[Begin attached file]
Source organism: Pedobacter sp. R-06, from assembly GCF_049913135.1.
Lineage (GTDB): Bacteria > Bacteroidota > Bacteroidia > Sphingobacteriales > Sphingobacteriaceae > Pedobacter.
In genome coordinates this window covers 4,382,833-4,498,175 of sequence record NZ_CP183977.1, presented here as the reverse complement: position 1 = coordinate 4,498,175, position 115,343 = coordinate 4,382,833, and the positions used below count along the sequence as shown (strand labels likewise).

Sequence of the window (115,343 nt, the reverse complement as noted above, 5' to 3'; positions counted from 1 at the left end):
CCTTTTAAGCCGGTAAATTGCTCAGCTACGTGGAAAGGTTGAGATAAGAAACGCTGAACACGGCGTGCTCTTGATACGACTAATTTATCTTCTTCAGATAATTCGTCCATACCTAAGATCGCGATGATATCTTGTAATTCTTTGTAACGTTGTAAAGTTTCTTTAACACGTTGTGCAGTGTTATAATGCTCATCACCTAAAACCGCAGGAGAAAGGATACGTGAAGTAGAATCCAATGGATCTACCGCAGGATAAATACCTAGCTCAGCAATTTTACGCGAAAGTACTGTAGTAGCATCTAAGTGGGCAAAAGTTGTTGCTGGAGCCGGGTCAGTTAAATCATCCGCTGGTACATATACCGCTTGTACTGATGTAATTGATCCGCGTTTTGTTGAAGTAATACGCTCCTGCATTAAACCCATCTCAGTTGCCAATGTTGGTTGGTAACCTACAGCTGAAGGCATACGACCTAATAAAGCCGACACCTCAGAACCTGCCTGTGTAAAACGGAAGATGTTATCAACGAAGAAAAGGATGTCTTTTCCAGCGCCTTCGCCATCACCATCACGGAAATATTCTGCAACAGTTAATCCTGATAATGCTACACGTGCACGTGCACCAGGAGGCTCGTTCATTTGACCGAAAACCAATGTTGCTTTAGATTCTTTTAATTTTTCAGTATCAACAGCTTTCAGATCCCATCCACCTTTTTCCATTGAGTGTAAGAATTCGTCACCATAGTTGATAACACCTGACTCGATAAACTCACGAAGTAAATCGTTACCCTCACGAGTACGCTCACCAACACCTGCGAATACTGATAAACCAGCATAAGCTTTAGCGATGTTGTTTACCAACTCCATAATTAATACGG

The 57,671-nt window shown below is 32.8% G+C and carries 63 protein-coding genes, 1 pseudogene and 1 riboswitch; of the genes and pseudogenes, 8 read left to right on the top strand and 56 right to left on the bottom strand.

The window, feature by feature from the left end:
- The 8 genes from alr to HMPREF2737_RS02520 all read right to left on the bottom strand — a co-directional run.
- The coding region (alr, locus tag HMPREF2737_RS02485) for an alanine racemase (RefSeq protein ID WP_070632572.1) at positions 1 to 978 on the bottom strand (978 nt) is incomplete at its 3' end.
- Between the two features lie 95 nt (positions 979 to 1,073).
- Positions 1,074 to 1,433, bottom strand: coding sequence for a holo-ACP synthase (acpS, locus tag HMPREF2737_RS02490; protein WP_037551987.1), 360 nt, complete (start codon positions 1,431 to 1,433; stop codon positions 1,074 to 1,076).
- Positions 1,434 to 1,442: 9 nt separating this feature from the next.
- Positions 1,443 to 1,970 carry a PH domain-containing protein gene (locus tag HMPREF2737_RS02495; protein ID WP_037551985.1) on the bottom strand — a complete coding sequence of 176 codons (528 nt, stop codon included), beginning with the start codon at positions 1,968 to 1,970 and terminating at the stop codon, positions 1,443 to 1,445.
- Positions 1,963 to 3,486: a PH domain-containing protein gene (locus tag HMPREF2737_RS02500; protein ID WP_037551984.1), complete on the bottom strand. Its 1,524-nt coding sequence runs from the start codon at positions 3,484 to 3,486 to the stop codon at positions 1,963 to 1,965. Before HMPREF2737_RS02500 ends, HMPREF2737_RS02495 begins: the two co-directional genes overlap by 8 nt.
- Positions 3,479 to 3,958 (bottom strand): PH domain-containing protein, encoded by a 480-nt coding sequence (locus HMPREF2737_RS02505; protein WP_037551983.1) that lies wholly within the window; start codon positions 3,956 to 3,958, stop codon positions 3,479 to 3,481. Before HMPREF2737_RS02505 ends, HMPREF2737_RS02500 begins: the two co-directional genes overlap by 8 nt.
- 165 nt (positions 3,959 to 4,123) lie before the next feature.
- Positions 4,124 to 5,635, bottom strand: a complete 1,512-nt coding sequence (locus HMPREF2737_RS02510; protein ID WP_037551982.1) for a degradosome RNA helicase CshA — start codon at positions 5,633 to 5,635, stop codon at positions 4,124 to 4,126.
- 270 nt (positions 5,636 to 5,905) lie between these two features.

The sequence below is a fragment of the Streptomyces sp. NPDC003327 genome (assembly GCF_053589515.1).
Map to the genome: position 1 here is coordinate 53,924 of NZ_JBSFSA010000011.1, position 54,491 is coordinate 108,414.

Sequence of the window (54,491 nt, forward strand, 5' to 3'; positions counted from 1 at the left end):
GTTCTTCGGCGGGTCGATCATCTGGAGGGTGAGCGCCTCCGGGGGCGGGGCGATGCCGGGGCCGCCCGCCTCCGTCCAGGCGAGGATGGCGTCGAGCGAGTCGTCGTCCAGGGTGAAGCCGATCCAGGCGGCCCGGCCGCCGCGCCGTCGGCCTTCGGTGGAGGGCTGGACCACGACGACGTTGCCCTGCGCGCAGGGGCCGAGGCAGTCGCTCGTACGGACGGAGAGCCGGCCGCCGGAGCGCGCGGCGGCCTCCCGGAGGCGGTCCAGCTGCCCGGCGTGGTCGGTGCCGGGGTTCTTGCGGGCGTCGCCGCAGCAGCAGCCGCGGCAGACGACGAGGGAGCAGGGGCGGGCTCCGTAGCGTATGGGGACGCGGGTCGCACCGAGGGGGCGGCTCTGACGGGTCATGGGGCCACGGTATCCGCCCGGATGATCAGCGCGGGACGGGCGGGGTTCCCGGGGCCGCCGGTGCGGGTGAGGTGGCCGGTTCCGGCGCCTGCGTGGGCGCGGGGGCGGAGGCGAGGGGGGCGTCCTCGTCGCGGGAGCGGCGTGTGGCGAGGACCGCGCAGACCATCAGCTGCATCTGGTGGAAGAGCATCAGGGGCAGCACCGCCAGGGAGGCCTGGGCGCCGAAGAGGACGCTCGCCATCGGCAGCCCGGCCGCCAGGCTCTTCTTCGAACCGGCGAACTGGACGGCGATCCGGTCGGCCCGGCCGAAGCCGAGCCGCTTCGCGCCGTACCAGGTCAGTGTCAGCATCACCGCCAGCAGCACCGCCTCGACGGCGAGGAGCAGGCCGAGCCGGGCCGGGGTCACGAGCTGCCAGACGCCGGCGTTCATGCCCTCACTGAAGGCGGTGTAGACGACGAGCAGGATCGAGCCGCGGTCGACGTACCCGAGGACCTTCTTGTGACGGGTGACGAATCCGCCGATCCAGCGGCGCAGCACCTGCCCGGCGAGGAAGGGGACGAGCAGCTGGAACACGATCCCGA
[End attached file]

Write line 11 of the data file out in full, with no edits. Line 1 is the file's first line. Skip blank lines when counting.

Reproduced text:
- Positions 1,074 to 1,433, bottom strand: coding sequence for a holo-ACP synthase (acpS, locus tag HMPREF2737_RS02490; protein WP_037551987.1), 360 nt, complete (start codon positions 1,431 to 1,433; stop codon positions 1,074 to 1,076).